Nonetheless, the question about why the rescoped Niku VIII--using Nai'a and an ROV--had to be so urgently done in summer 2015 remains a valid one.  I believe a down payment on the Nai'a charter was made last October, so this became the commitment to pull off the expedition or lose that money.  Still, why charter the boat when so little funding or planning was in place?  What was the pressing need to do Niku VIII in 2015 instead of waiting another year or two to raise adequate funds, prove the ROV technology was up to the task, and have a better prepared project management plan?



I know that TIGHAR is working to learn from Niku VIII.  Niku IX will be different, though I don't know exactly how that will all work out.

Wait a minute--Niku IX?  When was this announced?  Is it a sure thing that yet another expedition will be mounted?  If TIGHAR can't raise the funds and lacks the technical knowledge to successfully pull off an undersea search, what is the purpose of yet another trip?

When does TIGHAR consider moving on from the Earhart Project and do something else?  There are countless mysteries to be explored and historic aircraft to be preserved--why is this case consuming the vast majority of TIGHAR's resources for so many years? How do the rank-and-file members get a voice in what TIGHAR does with its limited resources?
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Martin X. Moleski, SJ

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Re: Tighar yacht
« Reply #11 on: August 09, 2015, 05:51:34 PM »

How do the rank-and-file members get a voice in what TIGHAR does with its limited resources?

Give enough money to move out of the rank-and-file?
LTM,

           Marty
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Bob Smith

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Re: Tighar yacht
« Reply #12 on: August 09, 2015, 06:31:19 PM »

I believe we have a consensus of opinions, after reading the last 15 or so posts, that there is a need for change to "wider and deeper" . And that includes both in the planning, and in the doing stages of the next expedition, and I can see, I think, where many more members of TIGHAR would be able to be convinced of such an act, but  with one exception: They probably don't want to get involved in the business of owning a large special purpose boat (ship) or luxury liner!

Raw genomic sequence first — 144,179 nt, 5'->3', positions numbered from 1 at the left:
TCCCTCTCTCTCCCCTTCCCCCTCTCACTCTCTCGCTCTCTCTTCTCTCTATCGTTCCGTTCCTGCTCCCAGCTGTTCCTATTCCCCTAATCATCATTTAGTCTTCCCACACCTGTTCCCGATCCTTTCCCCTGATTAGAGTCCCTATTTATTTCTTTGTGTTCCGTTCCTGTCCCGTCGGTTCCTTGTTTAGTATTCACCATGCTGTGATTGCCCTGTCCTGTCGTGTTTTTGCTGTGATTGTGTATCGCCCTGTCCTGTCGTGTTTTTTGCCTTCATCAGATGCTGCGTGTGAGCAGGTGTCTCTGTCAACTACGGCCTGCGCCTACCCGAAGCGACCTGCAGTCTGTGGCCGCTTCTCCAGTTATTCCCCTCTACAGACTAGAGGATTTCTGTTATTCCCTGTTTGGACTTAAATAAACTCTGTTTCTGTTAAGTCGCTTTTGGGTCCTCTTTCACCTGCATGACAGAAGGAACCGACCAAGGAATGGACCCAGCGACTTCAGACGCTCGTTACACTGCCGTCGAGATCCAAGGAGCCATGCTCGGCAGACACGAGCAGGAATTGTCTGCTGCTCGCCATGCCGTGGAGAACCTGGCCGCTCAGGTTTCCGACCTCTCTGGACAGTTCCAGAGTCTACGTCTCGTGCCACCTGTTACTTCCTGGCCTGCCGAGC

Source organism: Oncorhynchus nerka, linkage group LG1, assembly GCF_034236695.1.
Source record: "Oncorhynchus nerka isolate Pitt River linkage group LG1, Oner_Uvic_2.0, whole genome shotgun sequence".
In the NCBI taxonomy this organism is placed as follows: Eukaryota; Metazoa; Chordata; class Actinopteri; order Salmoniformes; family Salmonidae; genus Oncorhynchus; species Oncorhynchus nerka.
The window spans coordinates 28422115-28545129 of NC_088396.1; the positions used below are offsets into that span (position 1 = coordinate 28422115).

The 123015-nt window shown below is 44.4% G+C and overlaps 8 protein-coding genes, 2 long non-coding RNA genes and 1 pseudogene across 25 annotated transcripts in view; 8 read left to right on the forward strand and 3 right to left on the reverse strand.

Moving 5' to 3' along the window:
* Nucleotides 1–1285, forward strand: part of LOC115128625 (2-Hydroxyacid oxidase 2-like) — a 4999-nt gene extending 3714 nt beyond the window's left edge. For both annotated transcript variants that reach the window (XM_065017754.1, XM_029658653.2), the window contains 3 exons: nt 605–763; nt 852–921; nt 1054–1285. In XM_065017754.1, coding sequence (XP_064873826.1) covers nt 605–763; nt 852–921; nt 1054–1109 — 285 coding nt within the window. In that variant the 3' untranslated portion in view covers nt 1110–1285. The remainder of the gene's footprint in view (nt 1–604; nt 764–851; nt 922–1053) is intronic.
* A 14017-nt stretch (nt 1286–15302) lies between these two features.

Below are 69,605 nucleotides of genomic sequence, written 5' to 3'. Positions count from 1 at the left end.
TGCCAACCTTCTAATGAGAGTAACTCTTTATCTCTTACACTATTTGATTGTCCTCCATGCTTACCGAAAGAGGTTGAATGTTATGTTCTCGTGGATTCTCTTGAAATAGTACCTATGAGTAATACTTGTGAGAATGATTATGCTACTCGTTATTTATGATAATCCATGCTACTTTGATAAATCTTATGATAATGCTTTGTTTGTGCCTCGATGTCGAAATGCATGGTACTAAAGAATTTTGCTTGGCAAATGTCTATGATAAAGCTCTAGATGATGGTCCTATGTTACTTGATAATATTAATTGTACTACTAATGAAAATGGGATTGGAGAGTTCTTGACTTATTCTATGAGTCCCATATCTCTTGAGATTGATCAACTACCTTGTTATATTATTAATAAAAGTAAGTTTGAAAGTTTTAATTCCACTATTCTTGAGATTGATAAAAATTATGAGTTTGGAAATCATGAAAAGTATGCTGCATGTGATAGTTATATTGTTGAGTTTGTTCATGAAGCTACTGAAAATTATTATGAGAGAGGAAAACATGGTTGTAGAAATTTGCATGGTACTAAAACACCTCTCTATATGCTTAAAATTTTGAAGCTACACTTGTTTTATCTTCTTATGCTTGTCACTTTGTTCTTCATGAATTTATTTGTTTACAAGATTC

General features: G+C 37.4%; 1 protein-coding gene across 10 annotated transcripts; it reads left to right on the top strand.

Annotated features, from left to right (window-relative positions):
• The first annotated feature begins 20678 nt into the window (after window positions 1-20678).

Planning is,  and always has been as far as it looks from here, the key to this groups' success. TIGHAR has always been able to teach us something, whether good or not, some times more or better than others. Can't all these successes and failures be all rolled into one really good consciously, seriously excellent activity that brings about a close to perfect result,namely, finding something at least big enough to have enough space on it's surface for an identifying feature, number, trademark, whatever.?
Bob S.
 
« Last Edit: August 09, 2015, 07:28:58 PM by Bob Smith »
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Martin X. Moleski, SJ

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Re: Tighar yacht
« Reply #13 on: August 10, 2015, 05:21:20 AM »

Surely the paying members should have a voice on the board.  I know its common practice in the UK to have such representation.

I'm morally certain that all of the members of the board are "paying members."
LTM,

           Marty
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JNev

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Re: Tighar yacht
« Reply #14 on: August 10, 2015, 06:56:17 AM »